Medical camps were organised in 2014-15, 2015-16 and 2016-17 with the participation of women, children, youth and other community members. Sponsors included St John’s Welfare Society, Durgabai Deshmukh Nursing College, Family Planning Association of India and All India Women’s Conference. The participants underwent general check up, gynaecological check up and paediatric check up. The sponsors supported the costs of doctors, paramedics and basic drugs and medicine. Most complaints pertained to irregular periods, dietary imbalance/malnutrition and anaemia among pregnant women. A few cases of Sexually Transmitted Diseases were also identified. 5 people were referred to hospital. Key participants included MLA of Secunderabad Cantonment Mr G Sayanna and Tehsildar of Secunderabad Mr Vishnu Sagar


As many as 500 cases of women and adolescent girls suffering from gynaecological problems were identified during the course of health camps conducted by Kriya Sangh Society. The functionaries of Doctors for Love – an international group working on community health issues, approached the team during the course of a campaign event and discussed the activities of Kriya Sangh Society with them. the issue of women’s health problems arose and they offered to set up a clinic in the colony and provide rental support for a period of two years. They posted a gynaecologist, who would be available on Mondays and Fridays from 10 a.m. – 2 p.m. Community meetings were held to publicise the Centre and banners/posters were used to reach out to community. Local Corporator and Vice=President of Secunderabad Cantonment Board Sada Keshava Reddy formally inaugurated the Centre in the presence of 3 representatives if the donor. He appreciated the initiative of both the donor and Kriya Sangh Society to extend highly subsidised healthcare facilities where it was needed most. The clinic was manned by two paramedical staff in addition to the doctor. ANC, PNC and other services have been extended to more than 3000 women and girls so far.


Leprosy Day was observed on 23rd February in 2016 and 2017 with the participation of 700 students and SHG members. Key invitees to the event included Corporator and former Vice-President of Secunderabad Cantonment Board Mr Sada Keshava Reddy and Asst. Director of the Medical Department Dr Satyanarayana. Vice-chairperson of the Bowenpally Market Yard Committee Mr T.N. Srinivas was also present. This event was taken up in collaboration with the Leprosy & AIDS Department of the DM&HO.


World AIDS Day was observed in December 2016 with the participation of 120 people. Dr Sharada – a local medical professional, addressed them on HIV and AIDS, the causes and symptoms of AIDS, treatment and precautions to be taken in order to safeguard against HIV and AIDS. This event was taken up in collaboration with the Leprosy & AIDS Department of the DM&HO.


Nearly 200 nursing mothers were educated on the importance of breastfeeding during an event held during 2014-15 in collaboration with the ICDS. Participants also included Tehsildar of Secunderabad Mr Vishnu Sagar, ICDS CDPO Ms Sukeshini and Anganwadi Workers. The participants were addressed on the health benefits associated with breastfeeding, breastfeeding methods and dos and don’ts to be adhered to during breastfeeding. The importance of breastfeeding colostrums was also highlighted.


International Women’s Day was observed for one week in March 2016. The 200 women that participated took part in Mehndi design, Rangoli and dance competitions. DCP of North Zone Ms B Sumathi – IPS was the chief guest on the occasion. She gave away certificates to the participants and prizes to the winners of various events. ICDS CDPO Ms Laxmi Kumari was also present.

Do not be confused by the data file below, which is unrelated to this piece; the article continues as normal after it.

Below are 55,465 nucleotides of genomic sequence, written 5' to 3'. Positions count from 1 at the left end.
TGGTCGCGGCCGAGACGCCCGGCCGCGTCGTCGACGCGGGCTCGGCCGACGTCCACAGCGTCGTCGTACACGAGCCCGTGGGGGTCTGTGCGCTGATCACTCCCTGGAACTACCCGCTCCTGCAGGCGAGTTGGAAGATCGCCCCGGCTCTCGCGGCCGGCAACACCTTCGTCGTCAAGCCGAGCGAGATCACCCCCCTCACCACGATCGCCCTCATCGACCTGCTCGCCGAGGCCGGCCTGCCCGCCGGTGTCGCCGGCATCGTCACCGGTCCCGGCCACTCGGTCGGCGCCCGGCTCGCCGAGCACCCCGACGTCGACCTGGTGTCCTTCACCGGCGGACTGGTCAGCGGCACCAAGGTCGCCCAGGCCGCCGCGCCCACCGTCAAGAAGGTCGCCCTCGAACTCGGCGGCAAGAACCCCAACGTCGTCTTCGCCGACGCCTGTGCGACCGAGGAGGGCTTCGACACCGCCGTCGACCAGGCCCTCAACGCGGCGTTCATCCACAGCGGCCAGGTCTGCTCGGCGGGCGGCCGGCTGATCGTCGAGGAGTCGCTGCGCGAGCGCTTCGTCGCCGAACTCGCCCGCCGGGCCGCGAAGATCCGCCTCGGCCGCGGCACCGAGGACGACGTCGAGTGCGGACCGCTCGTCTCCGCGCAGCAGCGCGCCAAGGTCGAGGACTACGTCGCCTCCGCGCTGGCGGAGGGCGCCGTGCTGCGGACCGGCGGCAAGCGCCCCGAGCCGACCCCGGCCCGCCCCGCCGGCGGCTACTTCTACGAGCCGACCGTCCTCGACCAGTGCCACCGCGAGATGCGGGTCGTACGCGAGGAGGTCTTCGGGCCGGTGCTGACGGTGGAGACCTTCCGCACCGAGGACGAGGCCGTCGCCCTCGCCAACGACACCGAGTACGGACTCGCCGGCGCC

Rasoolpura has five schools but the quality of education is quite poor there. private schools do not offer quality education and just operate with a profit motive. Government schools lack infrastructure. Kriya Sangh Society undertook a survey to identify problems being faced by children. they noted that teachers in most government schools were irregular. It was decided that the only way out was to conduct remedial coaching classes for the children. They were found to be lagging behind in English, Math and Physics. Community meetings were convened to share this idea and discuss their problems. Most of the children were first generation learners and had no education support mechanisms back at home. Tuitions were imparted in these three subjects through local volunteers after regular school hours. The children had also been lacking concentration, as they lived in very small houses and the centre afforded them some relaxation. As many as 60 children attended classes during the year and more than 70% of them passed the exams as opposed to 50-55% earlier. They were taught one subject per week by rotation for 3 hours a day.


Children often while away their time unproductively in the summer. They loiter around and wander aimlessly in the sun. if one notes, they have a lot of talent that lies hidden to others. They themselves are unaware of this in many an instance. Kriya Sangh Society came up with the idea of a summer camp during the summer of 2015. This event would not only act as a platform for children to get acquainted with each other but also to hone their latent skills and engage them in child friendly, recreational activities such as drawing, artwork, painting, colouring and other indoor games. They would not only be sheltered from the sun but they also be fresh and ready for the ensuing academic year. A spirit of camaraderie, cooperation and competition would also result from such an effort. Community members supported the conduct of the camp.


Global warming is a serious threat to human development today. One of the best means to address this problem is to increase green cover. The functionaries of Kriya Sangh Society undertook a campaign to promote environment friendly attitudes among children and adults alike and encouraged them to plant as many as 750 saplings in the colony across a period of 2 years.

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    1-38-638, Indiramma Nagar, Rasoolpura, Secunderabad – 500 003